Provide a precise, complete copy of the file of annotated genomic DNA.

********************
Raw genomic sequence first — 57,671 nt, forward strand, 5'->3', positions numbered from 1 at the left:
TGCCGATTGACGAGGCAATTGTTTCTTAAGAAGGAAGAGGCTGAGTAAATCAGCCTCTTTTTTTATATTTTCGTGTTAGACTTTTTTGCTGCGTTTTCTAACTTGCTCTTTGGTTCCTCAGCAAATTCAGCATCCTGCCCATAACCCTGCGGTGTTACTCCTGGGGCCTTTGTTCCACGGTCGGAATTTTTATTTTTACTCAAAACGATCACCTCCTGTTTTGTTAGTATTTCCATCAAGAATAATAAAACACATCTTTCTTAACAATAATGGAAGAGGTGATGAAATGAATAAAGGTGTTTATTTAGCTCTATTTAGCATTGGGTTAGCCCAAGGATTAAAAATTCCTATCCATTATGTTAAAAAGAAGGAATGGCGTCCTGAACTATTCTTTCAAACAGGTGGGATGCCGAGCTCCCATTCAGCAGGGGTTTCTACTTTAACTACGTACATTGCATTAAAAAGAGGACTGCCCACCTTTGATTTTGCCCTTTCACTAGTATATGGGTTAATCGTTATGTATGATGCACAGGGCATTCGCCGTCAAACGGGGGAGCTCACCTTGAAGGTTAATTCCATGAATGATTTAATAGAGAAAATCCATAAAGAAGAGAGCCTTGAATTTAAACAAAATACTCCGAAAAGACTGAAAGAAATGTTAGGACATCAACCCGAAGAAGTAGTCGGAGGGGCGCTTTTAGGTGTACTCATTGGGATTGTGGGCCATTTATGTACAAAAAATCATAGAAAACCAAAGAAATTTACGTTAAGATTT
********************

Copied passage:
Raw genomic sequence first — 57,671 nt, forward strand, 5'->3', positions numbered from 1 at the left:
TGCCGATTGACGAGGCAATTGTTTCTTAAGAAGGAAGAGGCTGAGTAAATCAGCCTCTTTTTTTATATTTTCGTGTTAGACTTTTTTGCTGCGTTTTCTAACTTGCTCTTTGGTTCCTCAGCAAATTCAGCATCCTGCCCATAACCCTGCGGTGTTACTCCTGGGGCCTTTGTTCCACGGTCGGAATTTTTATTTTTACTCAAAACGATCACCTCCTGTTTTGTTAGTATTTCCATCAAGAATAATAAAACACATCTTTCTTAACAATAATGGAAGAGGTGATGAAATGAATAAAGGTGTTTATTTAGCTCTATTTAGCATTGGGTTAGCCCAAGGATTAAAAATTCCTATCCATTATGTTAAAAAGAAGGAATGGCGTCCTGAACTATTCTTTCAAACAGGTGGGATGCCGAGCTCCCATTCAGCAGGGGTTTCTACTTTAACTACGTACATTGCATTAAAAAGAGGACTGCCCACCTTTGATTTTGCCCTTTCACTAGTATATGGGTTAATCGTTATGTATGATGCACAGGGCATTCGCCGTCAAACGGGGGAGCTCACCTTGAAGGTTAATTCCATGAATGATTTAATAGAGAAAATCCATAAAGAAGAGAGCCTTGAATTTAAACAAAATACTCCGAAAAGACTGAAAGAAATGTTAGGACATCAACCCGAAGAAGTAGTCGGAGGGGCGCTTTTAGGTGTACTCATTGGGATTGTGGGCCATTTATGTACAAAAAATCATAGAAAACCAAAGAAATTTACGTTAAGATTT